Eco-industries produce goods and services to measure, prevent, limit, minimise or correct environmental damage to water, air and soil as well as problems related to waste and eco-systems. They have a significant innovation and technological potential, which can create economic growth and jobs at local level. Already, eco-industries account for more than 3.4 million direct jobs in the EU and have a turnover of more than €300 billion (2.5% of the EU's GDP).

The main actors involved in eco-industries from the science and research, policy and business communities are invited to attend this conference to identify the key research and policy priorities, both for the eco-industries sector as a whole and the relevant sub-sectors.

The conference will take place in Brussels, in the Charlemagne building (Alcide di Gasperi auditorium) from 09:00h to 17:30h on 15 May. Agenda and registration (mandatory) are available online: www.jrc.ec.europa.eu/events/ecoindustry

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Background

EU proposals for cutting energy consumption through greater efficiency

What's the issue?

  • Current estimates show the EU is not on track to achieve its target of reducing its estimated energy consumption for 2020 by 20%.
  • As a result, new measures on energy efficiency are now being proposed for implementation throughout the economy to bring the EU back on track to achieve its objective by 2020

What exactly would change?

  • Public bodies would need to buy energy-efficient buildings, products and services, and refurbish 3% of their buildings each year to drastically reduce their energy consumption.
  • Energy utilities would have to encourage end users to cut their energy consumption through efficiency improvements such as the replacement of old boilers or insulation of their homes.
  • Industry would be expected to become more aware of energy-saving possibilities, with large companies required to undertake energy audits every 3 years.
  • Consumers would be better able to manage their energy consumption thanks to better information provided on their meters and bills.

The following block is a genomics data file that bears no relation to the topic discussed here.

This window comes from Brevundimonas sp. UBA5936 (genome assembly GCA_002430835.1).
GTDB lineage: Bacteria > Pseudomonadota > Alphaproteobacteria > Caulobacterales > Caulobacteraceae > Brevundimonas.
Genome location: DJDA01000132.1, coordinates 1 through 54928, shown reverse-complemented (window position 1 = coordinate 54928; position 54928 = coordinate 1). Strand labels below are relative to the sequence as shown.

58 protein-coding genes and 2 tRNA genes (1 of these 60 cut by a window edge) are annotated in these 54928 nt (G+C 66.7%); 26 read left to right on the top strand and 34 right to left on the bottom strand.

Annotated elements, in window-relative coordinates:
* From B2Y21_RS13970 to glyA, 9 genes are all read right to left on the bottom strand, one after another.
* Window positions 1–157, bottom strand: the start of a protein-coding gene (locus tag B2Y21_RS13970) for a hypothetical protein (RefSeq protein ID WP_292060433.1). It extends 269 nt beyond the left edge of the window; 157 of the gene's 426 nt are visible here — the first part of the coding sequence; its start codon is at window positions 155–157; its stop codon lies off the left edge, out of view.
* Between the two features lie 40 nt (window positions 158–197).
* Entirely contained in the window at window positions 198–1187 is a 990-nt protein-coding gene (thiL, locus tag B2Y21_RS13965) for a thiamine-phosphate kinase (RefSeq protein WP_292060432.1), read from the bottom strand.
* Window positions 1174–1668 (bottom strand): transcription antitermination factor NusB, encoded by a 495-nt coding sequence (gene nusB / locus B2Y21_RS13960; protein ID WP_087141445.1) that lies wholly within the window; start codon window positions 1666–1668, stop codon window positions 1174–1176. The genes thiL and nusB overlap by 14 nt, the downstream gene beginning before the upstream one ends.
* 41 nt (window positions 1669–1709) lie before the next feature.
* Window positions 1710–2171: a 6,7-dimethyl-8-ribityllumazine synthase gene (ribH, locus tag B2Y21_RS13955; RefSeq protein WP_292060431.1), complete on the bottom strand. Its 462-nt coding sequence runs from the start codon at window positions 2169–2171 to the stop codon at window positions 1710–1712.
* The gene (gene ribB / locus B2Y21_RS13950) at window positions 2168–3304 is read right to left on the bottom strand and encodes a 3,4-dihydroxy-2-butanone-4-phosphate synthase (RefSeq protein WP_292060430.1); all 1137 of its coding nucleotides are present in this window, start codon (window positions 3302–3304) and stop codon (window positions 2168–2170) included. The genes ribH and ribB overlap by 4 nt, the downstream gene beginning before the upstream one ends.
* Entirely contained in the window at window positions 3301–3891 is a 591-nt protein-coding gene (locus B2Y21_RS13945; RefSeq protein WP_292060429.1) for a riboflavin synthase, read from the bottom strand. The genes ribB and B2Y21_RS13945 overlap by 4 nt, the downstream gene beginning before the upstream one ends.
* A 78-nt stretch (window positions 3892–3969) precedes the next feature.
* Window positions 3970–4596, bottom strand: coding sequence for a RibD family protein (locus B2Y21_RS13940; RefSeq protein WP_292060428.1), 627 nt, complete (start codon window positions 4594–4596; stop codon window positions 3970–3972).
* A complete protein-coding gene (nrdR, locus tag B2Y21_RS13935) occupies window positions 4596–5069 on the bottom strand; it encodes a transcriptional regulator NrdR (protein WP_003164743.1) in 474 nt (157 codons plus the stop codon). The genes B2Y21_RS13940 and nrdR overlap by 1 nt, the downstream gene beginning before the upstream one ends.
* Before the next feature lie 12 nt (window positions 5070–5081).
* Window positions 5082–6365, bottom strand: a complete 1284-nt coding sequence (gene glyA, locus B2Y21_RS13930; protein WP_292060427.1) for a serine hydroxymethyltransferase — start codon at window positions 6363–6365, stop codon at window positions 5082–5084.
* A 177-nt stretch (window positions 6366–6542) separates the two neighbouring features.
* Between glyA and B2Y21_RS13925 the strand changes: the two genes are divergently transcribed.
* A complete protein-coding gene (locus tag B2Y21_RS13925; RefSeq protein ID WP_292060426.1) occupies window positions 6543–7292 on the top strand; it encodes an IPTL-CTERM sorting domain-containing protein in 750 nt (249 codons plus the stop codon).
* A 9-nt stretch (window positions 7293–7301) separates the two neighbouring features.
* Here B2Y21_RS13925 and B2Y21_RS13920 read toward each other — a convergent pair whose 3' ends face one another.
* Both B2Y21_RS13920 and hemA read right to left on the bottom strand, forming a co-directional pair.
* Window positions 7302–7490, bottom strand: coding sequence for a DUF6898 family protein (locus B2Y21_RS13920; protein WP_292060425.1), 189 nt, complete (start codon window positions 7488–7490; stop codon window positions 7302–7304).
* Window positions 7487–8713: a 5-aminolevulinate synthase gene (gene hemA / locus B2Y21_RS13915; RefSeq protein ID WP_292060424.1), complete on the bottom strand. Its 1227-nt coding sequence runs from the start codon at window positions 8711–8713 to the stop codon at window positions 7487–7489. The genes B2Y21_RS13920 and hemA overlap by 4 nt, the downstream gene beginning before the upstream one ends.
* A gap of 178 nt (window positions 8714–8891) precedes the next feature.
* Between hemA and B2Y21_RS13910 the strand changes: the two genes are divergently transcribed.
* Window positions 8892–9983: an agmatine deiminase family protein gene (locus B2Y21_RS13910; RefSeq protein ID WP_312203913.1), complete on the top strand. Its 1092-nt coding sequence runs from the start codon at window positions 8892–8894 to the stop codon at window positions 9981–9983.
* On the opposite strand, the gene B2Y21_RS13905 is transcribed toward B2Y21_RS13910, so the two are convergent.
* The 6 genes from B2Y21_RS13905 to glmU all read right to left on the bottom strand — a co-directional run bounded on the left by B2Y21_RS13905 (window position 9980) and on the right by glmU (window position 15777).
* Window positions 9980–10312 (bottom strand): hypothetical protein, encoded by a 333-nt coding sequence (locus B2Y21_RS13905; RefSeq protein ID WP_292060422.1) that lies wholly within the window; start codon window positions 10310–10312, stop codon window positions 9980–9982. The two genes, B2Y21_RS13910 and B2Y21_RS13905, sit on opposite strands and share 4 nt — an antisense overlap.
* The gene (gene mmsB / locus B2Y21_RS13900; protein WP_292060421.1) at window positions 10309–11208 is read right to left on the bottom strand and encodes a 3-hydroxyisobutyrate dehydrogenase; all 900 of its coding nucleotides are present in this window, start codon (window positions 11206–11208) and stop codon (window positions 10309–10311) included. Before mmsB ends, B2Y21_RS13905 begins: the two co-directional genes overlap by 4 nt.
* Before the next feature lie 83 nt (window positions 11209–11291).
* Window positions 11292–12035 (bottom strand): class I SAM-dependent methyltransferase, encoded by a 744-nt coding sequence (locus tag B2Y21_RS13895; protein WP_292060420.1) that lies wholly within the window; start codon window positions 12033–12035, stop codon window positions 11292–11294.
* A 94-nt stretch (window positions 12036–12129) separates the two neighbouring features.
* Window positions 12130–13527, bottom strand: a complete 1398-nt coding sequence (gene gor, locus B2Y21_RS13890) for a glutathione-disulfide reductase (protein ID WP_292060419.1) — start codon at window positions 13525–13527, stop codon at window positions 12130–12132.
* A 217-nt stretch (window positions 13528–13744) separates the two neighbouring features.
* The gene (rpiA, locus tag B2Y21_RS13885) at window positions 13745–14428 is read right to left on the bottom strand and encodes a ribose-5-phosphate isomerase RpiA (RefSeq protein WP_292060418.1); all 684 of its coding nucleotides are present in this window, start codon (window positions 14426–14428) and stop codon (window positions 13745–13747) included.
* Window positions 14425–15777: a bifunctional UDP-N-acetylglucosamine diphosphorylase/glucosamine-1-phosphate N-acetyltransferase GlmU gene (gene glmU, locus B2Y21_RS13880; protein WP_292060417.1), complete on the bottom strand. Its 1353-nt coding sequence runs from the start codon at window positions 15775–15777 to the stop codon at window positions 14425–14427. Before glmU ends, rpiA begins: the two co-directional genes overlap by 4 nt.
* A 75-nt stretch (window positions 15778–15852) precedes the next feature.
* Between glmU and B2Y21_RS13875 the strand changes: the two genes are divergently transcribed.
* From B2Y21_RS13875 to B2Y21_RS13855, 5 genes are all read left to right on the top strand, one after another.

• Energy transformation would be monitored for efficiency, with the EU proposing measures to improve performance if necessary, and promoting cogeneration of heat and electricity.
  • National energy regulatory authorities would have to take energy efficiency into account when deciding how and at what costs energy is distributed to end users.
  • Certification schemes would be introduced for providers of energy services to ensure a high level of technical competence.

Who would benefit and how?

  • Consumers would benefit from having better information available to control their energy consumption and influence their energy bills.
  • The environment would benefit from reduced greenhouse gas emissions.
  • Public bodies could reduce their spending for energy consumption by using more efficient buildings, products and services.
  • The EU economy would benefit from a more secure energy supply and economic growth through the creation of new jobs, particularly in building renovation.

What happens next?

  • Once the proposal is adopted by the European Parliament and the Council, EU countries will have to transpose the rules into national law within one year.
  • Progress made in achieving EU's 20% energy saving target in 2020 will be reviewed in 2014. If it is insufficient, mandatory national energy efficiency targets will be proposed.

More information is available here